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Strategies to fight addiction paying dividends

New Mexico organizations are combining new behavioral health high tech and low-tech strategies to fight addiction across Navajo reservations in northern New Mexico. In addressing some of the root causes of these issues, the W.K. Kellogg Foundation introduced the Pathway’s Project, a four-year program that began this year to identify and address many of the underlying causes of these conditions. They identified Bernalillo, Doña Ana, Gallup-McKinley and San Juan County as locations to launch job creation programs.

Organizations such as Gallup’s Na’ Nihzhoozhi Center Inc.’s (NCI) has 26,000 admissions every year and is the nation’s busiest treatment center with many repeat customers. The detox center was the result of an effort 30 years ago, which began when more than 5,000 people marched from Gallup to Santa Fe to demand assistance from state lawmakers and received $400,000 for a study to build a detoxification center. The hospital then received $2 million in an ongoing yearly federal grant, out of which NCI was born.

The leader of that effort in the 1980s and ’90s was David Conejo, who returned in 2014 as the CEO of Rehoboth McKinley Christian Health Care Services (RMCHCS), where he continues to lead the fight against addiction with traditional tactics but also behavioral health care innovations that have captured the attention of the health care industry.

Tackling addiction

Conejo took a financially failing hospital and turned it around with the help of William Kiefer, the hospital’s chief operating officer. Recognizing the root cause of the region’s health problem was addiction, Conejo revitalized a former rehab building on the hospital’s grounds and with some fundraising launched the Behavioral Health Treatment Center. It is operated by Ophelia Reeder, a long time health care advocate for the Navajo Nation and board member of Gallup Indian Medical Center. Bill Camorata, a former addict, is the Behavioral Special Projects Director. He opened “Bill’s Place,” an outdoor facility where he and hospital volunteers treat the homeless with meals, clothing and medical triage as part of Gallup’s Immediate Action Group, which he founded and serves as president. The center has treated more than 200 addicted residents since 2015 and has a staff of 30 who manage residents’ case work, provide behavioral health services and are certified in peer support.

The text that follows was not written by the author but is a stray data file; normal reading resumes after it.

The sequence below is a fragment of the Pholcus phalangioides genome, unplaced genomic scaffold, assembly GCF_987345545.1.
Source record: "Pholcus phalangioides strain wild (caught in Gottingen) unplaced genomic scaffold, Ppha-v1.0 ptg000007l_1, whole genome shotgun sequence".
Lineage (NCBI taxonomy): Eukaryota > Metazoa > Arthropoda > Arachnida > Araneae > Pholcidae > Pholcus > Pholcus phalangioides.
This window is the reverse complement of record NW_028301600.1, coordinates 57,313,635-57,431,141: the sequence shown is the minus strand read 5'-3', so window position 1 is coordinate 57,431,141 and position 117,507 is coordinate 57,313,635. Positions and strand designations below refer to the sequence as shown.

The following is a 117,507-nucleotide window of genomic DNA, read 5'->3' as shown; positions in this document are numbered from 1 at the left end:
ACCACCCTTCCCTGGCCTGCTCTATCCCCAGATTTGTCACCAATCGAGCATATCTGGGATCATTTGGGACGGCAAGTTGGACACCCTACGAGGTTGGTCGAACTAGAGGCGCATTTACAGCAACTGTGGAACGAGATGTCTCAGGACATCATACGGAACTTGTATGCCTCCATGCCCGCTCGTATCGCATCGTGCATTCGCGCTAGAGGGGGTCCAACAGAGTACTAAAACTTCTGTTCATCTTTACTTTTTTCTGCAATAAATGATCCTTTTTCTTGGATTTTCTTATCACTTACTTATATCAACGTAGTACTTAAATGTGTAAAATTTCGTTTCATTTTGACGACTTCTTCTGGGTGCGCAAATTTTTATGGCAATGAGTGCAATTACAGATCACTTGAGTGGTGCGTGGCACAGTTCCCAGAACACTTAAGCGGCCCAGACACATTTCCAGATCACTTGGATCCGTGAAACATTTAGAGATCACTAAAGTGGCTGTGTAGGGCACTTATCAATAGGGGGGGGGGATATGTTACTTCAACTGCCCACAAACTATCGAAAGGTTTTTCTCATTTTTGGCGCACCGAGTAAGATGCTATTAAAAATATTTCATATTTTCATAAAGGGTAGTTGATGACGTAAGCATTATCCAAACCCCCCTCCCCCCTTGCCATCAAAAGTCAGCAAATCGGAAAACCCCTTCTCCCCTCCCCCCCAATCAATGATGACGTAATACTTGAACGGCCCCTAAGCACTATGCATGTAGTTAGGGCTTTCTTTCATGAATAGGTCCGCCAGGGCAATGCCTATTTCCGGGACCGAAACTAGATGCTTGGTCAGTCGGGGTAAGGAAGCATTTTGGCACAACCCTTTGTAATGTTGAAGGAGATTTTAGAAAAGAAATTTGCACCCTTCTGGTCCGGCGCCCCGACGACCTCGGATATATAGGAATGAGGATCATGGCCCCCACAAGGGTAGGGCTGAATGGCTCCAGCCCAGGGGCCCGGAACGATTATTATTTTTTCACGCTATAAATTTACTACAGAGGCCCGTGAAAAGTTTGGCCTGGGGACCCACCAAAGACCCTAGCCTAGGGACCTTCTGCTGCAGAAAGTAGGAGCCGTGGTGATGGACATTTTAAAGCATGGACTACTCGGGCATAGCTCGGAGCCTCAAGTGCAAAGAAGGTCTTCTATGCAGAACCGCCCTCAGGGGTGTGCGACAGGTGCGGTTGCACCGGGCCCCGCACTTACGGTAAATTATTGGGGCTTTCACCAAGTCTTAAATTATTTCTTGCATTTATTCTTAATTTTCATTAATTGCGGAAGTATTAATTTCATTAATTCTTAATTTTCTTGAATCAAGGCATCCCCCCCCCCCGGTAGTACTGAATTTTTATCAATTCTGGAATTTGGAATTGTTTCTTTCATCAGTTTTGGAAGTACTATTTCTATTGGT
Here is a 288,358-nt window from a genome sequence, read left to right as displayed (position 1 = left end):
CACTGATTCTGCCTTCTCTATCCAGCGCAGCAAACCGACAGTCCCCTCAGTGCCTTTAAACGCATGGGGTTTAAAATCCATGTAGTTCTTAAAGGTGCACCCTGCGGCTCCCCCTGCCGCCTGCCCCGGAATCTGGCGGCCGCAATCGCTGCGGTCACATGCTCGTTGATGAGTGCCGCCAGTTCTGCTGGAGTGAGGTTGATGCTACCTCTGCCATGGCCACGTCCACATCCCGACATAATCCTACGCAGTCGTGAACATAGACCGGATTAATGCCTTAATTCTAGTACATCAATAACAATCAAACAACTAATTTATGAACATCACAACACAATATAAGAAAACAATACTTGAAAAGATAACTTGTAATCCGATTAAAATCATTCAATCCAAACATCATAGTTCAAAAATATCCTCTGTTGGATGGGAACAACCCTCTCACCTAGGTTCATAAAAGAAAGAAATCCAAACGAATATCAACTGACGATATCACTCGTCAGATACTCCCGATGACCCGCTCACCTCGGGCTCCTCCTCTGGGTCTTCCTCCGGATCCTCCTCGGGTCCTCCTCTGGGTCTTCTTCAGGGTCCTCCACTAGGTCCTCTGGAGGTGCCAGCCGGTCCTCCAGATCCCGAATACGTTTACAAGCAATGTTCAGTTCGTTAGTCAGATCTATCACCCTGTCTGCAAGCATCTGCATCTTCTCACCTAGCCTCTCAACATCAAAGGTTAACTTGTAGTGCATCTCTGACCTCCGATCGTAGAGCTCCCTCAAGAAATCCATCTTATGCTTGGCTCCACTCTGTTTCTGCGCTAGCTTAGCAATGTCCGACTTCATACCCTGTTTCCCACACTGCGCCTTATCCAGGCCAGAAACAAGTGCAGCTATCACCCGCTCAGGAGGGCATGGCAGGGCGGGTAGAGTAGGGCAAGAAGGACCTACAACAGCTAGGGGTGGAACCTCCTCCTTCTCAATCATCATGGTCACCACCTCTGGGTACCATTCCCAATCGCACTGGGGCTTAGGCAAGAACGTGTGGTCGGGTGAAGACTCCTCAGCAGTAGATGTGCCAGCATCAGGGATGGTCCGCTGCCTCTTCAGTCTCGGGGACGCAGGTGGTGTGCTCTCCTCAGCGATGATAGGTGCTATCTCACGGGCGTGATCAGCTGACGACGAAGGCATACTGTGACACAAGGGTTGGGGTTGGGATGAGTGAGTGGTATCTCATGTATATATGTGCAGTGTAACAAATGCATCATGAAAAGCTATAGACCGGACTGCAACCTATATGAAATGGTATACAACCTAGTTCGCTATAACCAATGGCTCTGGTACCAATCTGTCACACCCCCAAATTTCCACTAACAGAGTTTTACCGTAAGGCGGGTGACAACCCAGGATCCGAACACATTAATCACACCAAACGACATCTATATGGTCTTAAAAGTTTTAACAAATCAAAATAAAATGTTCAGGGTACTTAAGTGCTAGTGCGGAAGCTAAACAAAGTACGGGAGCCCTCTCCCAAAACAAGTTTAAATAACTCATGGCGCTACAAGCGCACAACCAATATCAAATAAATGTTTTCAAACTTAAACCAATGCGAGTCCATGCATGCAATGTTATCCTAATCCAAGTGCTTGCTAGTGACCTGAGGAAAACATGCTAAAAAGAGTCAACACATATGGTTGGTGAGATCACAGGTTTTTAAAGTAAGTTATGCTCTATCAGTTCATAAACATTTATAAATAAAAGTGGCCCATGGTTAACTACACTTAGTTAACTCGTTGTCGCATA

High tech in high gear

From this traditional form of behavioral health addiction treatment, Conejo has turned to health information technology in his pursuit of behavioral health care remedies. He leveraged government insurance changes in Medicare and Medicaid Services (CMS) under the Obama administration. Rather than traditional acute care services, CMS began to shift its focus on preventive care, identifying a 6-to-1 cost-savings ratio.

Conejo recognized that RMCHCS would benefit by offering preventive-care services, which fit perfectly with his behavioral care plans while creating a new revenue center through reimbursements by CMS. To achieve this, he recognized the need for the convergence of hospital information across clinical, financial and operational systems.

At the end of 2017, Conejo teamed up with Zoeticx, a Silicon Valley-based health care software company. The company provides health care system interoperability and applications designed to integrate and streamline hospital patient data for CMS services. The applications include annual wellness visits for patients over age 60, chronic care management for illnesses such as diabetes, and care transition, the elusive link between physical and behavioral health services. Conejo integrated data from the hospitals’ three clinics, which enable tracking of wellness visits, provide doctors with a physical care assessment guide through preventative exams and map out the risk factors for potential diseases in patient follow-up visits.

These apps also integrate patient medical records in a way that could meet CMS and private insurers billing requirements. As a result, RMCHCS’s business is growing with almost full insurance compliance and RMCHCS has received a bonus check for $80,000 from Medicare for containing costs, in addition to new revenues.

As a benefit to Gallup residents, hospital physicians can now spend more time with patients.

Telemedicine next step

Conejo’s next big technology push will be a telemedicine program enabling reservation patients to be seen by mobile health care physicians connected by satellite to the internet to extend the hospital’s outreach to patients who can’t visit the hospital. This will enable patients to be treated as if they were at one of the hospital’s clinics, with all their data entered into the appropriate systems and ready to be whisked off to insurance organizations.

David Dallago

David Conejo


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